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Color code, stick figure are new eating guides
WASHINGTON -- The government hopes a rainbow in a triangle and a stair-climbing stick figure will motivate people to eat a little better and exercise more.
Pick more foods from orange, green, blue and red colors and less from yellow and purple, and you're on your way to a healthier diet. But you have to do a little research to learn exactly what to eat -- a point raised immediately by critics.
The government "has replaced an American icon with a simple graphic that leaves out real guidance for a nation hungry for direction," said Dr. Elizabeth Pivonka, a dietitian who heads the not-for-profit Produce for Better Health Foundation.
Detractors admit the old pyramid wasn't much better. In it, grains filled the bottom, fats and sweets were at the tip and vegetables, fruits, dairy products were in the middle. Some people had trouble figuring out how much to eat from each category.
"It's become quite familiar, but few Americans follow the recommendations," Agriculture Secretary Mike Johanns said Tuesday as he unveiled the new pyramid.
The new graphic, dubbed "MyPyramid," interprets the food groups as rainbow-colored bands running vertically from the tip to the base: Orange for grains, green for vegetables, red for fruits, a yellow sliver for oils, blue for milk products and purple for meats and beans. Preferred foods such as grains, vegetables and milk products have wider bands.
To emphasize exercise, the image depicts a figure climbing steps to the top.
The new system encourages people to figure out their calorie and exercise needs using a new government Web site www.mypyramid.com. There people can find 12 models based on daily calorie needs -- from the 1,000 calories for sedentary toddlers to 3,200 for teenage boys.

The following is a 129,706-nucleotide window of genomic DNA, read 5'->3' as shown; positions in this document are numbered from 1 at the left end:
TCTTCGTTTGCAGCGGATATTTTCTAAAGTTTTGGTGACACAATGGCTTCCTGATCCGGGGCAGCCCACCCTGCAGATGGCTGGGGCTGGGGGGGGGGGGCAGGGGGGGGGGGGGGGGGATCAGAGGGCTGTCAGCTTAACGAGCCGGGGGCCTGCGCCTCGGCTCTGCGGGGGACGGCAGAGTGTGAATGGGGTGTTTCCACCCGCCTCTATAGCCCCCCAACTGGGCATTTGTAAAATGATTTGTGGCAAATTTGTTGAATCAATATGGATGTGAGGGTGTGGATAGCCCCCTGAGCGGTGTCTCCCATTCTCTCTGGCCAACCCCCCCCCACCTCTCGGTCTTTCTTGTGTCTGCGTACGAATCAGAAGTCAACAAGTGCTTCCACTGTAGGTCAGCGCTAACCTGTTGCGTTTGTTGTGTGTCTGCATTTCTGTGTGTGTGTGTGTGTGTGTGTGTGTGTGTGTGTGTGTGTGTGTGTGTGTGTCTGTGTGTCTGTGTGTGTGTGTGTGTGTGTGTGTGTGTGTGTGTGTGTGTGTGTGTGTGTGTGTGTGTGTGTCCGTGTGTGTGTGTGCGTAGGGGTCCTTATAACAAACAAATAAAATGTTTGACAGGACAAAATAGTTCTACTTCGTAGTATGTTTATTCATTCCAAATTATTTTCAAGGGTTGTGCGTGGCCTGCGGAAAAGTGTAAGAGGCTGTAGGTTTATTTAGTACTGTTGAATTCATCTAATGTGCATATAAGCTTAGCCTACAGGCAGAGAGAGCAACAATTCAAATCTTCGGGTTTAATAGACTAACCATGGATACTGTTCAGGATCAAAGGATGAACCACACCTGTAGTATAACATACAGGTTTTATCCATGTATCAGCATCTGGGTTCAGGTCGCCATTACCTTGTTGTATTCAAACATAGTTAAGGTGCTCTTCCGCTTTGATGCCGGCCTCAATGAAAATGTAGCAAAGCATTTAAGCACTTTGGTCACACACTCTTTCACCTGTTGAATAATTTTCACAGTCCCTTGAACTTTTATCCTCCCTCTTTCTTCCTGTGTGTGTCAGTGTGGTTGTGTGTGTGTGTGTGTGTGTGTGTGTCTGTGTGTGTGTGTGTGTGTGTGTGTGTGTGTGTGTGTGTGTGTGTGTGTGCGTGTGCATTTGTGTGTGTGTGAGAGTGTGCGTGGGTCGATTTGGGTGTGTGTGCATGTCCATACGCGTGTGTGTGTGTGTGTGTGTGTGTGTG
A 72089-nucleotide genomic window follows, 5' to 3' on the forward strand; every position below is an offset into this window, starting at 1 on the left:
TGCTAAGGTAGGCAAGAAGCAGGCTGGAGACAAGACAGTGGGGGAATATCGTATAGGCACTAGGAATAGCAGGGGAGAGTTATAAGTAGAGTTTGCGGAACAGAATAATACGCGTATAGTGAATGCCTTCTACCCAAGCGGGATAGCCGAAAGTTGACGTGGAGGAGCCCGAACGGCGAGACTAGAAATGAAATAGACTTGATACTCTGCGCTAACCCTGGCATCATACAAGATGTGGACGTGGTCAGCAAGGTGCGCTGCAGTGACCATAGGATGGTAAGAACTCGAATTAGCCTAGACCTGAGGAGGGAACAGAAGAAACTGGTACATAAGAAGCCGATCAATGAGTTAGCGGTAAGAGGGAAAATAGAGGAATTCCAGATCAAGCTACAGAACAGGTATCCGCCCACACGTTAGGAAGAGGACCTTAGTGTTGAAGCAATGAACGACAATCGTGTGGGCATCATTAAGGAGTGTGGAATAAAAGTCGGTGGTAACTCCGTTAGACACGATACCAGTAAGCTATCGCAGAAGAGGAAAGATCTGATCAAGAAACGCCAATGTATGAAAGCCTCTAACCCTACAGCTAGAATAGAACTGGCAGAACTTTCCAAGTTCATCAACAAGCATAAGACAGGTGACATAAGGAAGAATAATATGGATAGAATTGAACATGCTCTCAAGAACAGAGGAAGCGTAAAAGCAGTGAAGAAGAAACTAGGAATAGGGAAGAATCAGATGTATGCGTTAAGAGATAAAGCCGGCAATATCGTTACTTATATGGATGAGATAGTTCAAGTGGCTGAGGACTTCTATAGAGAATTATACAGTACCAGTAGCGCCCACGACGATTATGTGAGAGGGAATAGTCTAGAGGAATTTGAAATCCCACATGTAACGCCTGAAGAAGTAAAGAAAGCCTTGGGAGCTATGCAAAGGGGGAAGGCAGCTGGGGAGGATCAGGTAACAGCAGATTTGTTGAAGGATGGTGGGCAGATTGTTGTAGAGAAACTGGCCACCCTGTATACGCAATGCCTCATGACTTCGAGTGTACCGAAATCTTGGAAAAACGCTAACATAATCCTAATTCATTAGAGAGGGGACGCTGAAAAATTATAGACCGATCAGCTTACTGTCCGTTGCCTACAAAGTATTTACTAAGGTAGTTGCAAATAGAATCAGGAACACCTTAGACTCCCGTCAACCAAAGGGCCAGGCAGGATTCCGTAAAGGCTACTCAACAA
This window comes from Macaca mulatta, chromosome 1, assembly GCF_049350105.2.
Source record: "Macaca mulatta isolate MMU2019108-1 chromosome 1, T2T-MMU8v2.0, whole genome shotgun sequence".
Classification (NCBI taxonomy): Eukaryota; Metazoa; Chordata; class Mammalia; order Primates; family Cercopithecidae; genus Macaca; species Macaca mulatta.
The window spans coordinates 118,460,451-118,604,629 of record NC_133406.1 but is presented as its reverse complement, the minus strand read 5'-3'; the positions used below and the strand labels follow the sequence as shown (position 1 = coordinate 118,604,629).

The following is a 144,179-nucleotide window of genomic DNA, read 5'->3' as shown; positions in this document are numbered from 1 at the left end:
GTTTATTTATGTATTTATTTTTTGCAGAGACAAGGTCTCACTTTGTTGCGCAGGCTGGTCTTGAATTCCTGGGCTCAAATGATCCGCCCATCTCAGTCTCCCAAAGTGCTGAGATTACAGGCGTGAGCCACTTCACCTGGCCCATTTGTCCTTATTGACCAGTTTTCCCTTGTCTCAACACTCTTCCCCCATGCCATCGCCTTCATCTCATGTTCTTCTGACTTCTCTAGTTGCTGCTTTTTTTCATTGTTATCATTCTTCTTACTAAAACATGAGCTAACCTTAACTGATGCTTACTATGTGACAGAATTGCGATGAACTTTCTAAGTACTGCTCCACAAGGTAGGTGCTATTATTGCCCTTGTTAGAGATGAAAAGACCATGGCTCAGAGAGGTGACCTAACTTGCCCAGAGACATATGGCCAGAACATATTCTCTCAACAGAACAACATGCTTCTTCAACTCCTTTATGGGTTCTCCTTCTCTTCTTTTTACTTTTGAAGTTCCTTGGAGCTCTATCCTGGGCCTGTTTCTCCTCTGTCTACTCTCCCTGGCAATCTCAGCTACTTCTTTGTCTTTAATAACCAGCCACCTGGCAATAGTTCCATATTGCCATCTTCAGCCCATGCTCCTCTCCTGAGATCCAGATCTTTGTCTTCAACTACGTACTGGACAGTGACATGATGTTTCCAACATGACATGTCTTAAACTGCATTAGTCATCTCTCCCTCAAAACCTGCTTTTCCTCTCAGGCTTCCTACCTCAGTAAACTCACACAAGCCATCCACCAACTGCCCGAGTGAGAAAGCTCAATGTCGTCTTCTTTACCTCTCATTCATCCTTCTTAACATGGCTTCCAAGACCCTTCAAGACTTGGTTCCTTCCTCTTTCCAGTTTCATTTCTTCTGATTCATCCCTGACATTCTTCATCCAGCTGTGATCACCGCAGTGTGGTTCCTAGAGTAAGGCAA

Improving the health of a nation that has only grown fatter since the first pyramid debuted in 1992 is the goal of the new government tools. Nearly two out of three Americans are overweight or obese, and a report last month in The New England Journal of Medicine contended that obesity, particularly in children, is trimming four to nine months off the average life expectancy.
"If we don't change these trends, our children may be the first generation that cannot look forward to a longer life span than their parents, something that should be very troubling to all of us," said Eric Bost, the Agriculture Department's undersecretary for food, nutrition and consumer services.
Nonetheless, officials insisted that "MyPyramid" is not a weight-loss plan, which drew criticism from consumer advocates.
"They don't clearly say, 'Eat less,"' said Margo G. Wootan, director of nutrition policy for the Center for Science in the Public Interest in Washington. "They acknowledge or hint at it with the wedge shape of the food groups. But it doesn't go far enough in making it clear which foods to eat more of and which foods to eat less of."
Nigel Holmes, a Connecticut-based author and lecturer who designs explanation graphics said officials have "thrown away the useful part of the pyramid -- less at the top, more at the bottom."
Holmes called the stair-climbing figure an "inelegant" attempt to encourage exercise. "If you remember the pyramid at all, and you remember oil was at the top, you now have somebody marching steadfastly up towards the oils," he said.
The new pyramid recommends half an hour of daily physical activity. It says an hour is needed to prevent weight gain and an hour and a half may be needed to sustain weight loss.
To help promote the new emphasis on exercise, Johanns invited fitness expert Denise Austin to be a cheerleader for the recommended 30 minutes of daily physical activity.
Austin, a member of the president's Physical Fitness and Sports Council, prodded reporters like an exercise class instructor: "The more you move, the more you lose!" She gave an impromptu demonstration, gripping the arms of her chair like parallel bars and lifting her legs to work her abdominal muscles.